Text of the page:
THE TAOISEACH has condemned the UK's planned 'amnesty' for people involved in Troubles-era killings, calling the move "wrong for many, many reasons".
Micheál Martin was speaking in the Dáil yesterday following the announcement by Secretary of State for Northern Ireland, Brandon Lewis, that the British government would push to end any prosecutions for crimes in the north prior to the Good Friday Agreement of 1998.
The legislation would apply to British soldiers who killed civilians, such as in the Bloody Sunday massacre, as well as to paramilitaries from all sides including the IRA, UVF and UDA.
Mr Martin told the Dáil that the proposals amounted to "a general amnesty for all security personnel, and all paramilitaries, for murders and other crimes, up until the Good Friday Agreement".
He continued: "It is not the right way to go. It is wrong for many, many reasons. I've stated that consistently."
"I don’t believe in a general amnesty for those who committed murder, whether there were State actors, or whether they’re involved in terrorist or illegal organisations. I just don’t believe in that."
He urged the British Government to honour the 2014 Stormont House Agreement, which had gained support from all Irish, Northern Irish and British governments in proposing an Independent Historical Investigations Unit to examine all Troubles killings in which the perpetrators had not been brought to justice.
There are huge concerns on the island of Ireland that the new legislation, and in fact any deviation from the promises made during the 2014 Stormont House Agreement, would cause untold hurt and anger for families on all sides who lost loved ones during the three decades of the Troubles.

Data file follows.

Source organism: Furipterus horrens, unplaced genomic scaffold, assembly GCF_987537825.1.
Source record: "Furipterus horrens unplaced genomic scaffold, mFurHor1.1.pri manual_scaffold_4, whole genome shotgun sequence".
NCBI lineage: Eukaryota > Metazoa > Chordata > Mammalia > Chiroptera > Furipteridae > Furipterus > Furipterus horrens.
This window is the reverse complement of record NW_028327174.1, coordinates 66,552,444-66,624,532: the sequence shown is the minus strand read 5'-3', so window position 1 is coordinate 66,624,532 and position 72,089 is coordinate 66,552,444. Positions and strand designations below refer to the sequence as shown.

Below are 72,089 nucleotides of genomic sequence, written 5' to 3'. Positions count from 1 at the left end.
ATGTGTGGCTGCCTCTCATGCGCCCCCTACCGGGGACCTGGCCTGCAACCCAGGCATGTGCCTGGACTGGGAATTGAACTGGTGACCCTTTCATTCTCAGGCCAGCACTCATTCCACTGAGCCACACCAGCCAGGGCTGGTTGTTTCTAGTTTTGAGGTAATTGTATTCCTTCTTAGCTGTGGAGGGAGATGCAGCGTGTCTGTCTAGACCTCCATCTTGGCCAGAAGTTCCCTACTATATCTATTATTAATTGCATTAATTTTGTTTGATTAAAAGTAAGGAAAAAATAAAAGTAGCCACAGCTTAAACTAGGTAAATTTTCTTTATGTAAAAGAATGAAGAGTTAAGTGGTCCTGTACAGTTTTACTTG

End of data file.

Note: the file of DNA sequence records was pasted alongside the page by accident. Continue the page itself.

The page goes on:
Northern Ireland Secretary Brandon Lewis yesterday acknowledged that the 'Troubles' "saw a terrible, extensive period of violence that claimed the lives of some 3,500 people, left up to 40,000 people injured, and caused untold damage to all aspects of society in Northern Ireland" before the 1998 peace agreement came into effect.
However, he said that the "current system for dealing with the legacy of the Troubles is not working".
"More than two thirds of troubles-related deaths occurred over 40 years ago, and it is increasingly difficult for the courts to provide families with the answers they are seeking," he argued.
Announcing the new legislation, he said he hopes the framework will "deal with legacy issues in a way that supports information recovery and reconciliation, complies fully with international human rights obligations and responds to the needs of individual victims and survivors, as well as society as a whole."
The legislation will include three 'key proposals', Mr Lewis said, including a new independent body which will "help families to find out the truth of what happened to their loved ones", but also a statue of limitations which would put an end to criminal prosecutions regardless of if it was found that a person was murdered.
"We know that the prospect of the end of criminal prosecutions will be difficult for some to accept, and this is not a position that we take lightly, but we have come to the view that it is the best and only way to facilitate an effective information retrieval and provision process, and the best way to help Northern Ireland move further along the road to reconciliation.
"It is a painful recognition of the very reality of where we are," he said.
"We will provide certainty for former members of the security forces, many of whom remained fearful of the prospect of being the subject of ongoing investigations ... even though the vast majority acted in accordance with the law, and often at great personal risk."
The Secretary also said the government is committed to "delivering" for victims and survivors, despite the statue of limitations banning any prosecutions.